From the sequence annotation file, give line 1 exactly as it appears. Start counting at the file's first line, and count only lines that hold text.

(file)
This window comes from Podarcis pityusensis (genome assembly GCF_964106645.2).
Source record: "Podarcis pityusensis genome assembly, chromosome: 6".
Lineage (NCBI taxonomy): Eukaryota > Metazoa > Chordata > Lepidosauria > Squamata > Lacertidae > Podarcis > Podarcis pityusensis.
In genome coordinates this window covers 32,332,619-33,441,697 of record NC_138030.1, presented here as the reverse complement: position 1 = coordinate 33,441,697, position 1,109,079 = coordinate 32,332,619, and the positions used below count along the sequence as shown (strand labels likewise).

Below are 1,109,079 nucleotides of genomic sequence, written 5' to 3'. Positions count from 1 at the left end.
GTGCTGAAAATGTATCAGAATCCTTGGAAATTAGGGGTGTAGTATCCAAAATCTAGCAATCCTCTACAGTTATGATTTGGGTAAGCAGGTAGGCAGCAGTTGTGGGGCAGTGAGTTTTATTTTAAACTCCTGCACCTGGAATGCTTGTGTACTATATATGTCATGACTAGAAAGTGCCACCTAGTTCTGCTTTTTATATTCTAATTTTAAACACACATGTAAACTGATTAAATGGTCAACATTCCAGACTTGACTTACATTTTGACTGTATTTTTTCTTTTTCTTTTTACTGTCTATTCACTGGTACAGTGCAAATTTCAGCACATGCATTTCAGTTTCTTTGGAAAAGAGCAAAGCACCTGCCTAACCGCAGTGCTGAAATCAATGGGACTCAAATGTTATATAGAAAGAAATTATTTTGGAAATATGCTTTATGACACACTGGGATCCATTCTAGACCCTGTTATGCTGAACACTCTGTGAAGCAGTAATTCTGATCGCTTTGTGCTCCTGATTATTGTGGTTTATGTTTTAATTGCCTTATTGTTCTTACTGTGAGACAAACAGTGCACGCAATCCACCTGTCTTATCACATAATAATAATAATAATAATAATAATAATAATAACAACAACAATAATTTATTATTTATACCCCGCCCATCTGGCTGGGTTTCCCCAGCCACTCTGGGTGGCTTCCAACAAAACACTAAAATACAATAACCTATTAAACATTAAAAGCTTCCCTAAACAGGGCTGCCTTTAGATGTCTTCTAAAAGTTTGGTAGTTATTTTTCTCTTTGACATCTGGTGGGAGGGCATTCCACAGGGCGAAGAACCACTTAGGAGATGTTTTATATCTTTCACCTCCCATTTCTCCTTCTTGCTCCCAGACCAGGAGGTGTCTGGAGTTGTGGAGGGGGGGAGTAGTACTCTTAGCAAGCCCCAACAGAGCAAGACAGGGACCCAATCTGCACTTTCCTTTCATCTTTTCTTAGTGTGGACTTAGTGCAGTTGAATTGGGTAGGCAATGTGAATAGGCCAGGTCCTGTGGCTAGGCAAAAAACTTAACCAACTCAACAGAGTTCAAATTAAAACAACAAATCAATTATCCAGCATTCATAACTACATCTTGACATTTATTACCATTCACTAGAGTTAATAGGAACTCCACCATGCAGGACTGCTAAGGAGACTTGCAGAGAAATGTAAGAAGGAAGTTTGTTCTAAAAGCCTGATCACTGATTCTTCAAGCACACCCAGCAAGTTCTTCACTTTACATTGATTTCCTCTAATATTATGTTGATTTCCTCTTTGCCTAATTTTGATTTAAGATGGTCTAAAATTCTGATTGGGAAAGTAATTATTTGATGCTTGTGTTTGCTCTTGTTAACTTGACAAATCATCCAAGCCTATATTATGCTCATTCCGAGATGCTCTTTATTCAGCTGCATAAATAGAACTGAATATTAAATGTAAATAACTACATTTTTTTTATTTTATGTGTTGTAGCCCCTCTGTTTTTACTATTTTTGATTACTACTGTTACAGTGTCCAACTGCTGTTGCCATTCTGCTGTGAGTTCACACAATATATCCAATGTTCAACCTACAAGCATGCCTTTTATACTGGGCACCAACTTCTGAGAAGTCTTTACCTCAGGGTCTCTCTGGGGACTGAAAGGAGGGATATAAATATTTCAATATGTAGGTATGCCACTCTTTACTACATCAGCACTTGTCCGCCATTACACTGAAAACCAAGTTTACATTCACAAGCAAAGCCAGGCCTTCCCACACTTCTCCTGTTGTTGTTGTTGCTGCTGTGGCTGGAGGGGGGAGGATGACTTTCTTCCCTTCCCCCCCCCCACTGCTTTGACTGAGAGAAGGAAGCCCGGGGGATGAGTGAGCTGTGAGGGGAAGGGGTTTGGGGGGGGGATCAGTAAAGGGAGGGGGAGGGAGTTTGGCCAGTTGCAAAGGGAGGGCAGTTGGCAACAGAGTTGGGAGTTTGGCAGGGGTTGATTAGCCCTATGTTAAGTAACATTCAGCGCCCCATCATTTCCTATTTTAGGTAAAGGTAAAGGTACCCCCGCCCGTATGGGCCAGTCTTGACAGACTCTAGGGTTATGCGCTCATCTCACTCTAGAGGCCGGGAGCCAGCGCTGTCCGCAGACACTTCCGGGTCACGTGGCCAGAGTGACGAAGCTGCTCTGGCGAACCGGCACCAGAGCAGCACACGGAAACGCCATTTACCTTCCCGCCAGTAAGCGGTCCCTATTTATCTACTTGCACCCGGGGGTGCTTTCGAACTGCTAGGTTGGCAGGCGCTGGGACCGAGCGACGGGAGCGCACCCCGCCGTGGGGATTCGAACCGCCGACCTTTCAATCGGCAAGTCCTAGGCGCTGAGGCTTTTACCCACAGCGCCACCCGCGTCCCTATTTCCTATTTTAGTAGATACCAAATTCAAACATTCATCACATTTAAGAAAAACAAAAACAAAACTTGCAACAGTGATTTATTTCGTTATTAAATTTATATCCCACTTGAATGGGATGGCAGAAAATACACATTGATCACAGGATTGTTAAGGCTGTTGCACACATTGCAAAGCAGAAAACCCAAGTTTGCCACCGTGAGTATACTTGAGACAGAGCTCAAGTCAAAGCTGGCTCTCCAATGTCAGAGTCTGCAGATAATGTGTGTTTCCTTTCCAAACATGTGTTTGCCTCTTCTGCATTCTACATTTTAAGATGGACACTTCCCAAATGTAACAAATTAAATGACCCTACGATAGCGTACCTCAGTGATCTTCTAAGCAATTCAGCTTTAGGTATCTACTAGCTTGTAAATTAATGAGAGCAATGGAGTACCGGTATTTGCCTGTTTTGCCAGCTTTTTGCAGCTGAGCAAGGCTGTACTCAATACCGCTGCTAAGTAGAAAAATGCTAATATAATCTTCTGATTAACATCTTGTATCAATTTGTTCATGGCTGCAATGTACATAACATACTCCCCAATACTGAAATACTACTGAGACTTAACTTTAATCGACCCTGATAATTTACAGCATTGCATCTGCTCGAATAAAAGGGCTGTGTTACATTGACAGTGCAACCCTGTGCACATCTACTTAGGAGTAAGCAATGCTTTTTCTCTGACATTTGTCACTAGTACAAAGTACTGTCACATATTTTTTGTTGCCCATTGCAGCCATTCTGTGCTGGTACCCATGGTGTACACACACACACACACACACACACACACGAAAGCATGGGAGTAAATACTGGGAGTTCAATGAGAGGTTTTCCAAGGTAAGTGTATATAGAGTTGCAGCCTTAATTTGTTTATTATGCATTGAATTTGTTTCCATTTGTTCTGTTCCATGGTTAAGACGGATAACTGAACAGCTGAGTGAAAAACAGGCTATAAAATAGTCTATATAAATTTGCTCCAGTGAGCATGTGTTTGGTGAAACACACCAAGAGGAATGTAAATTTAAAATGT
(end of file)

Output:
This window comes from Podarcis pityusensis (genome assembly GCF_964106645.2).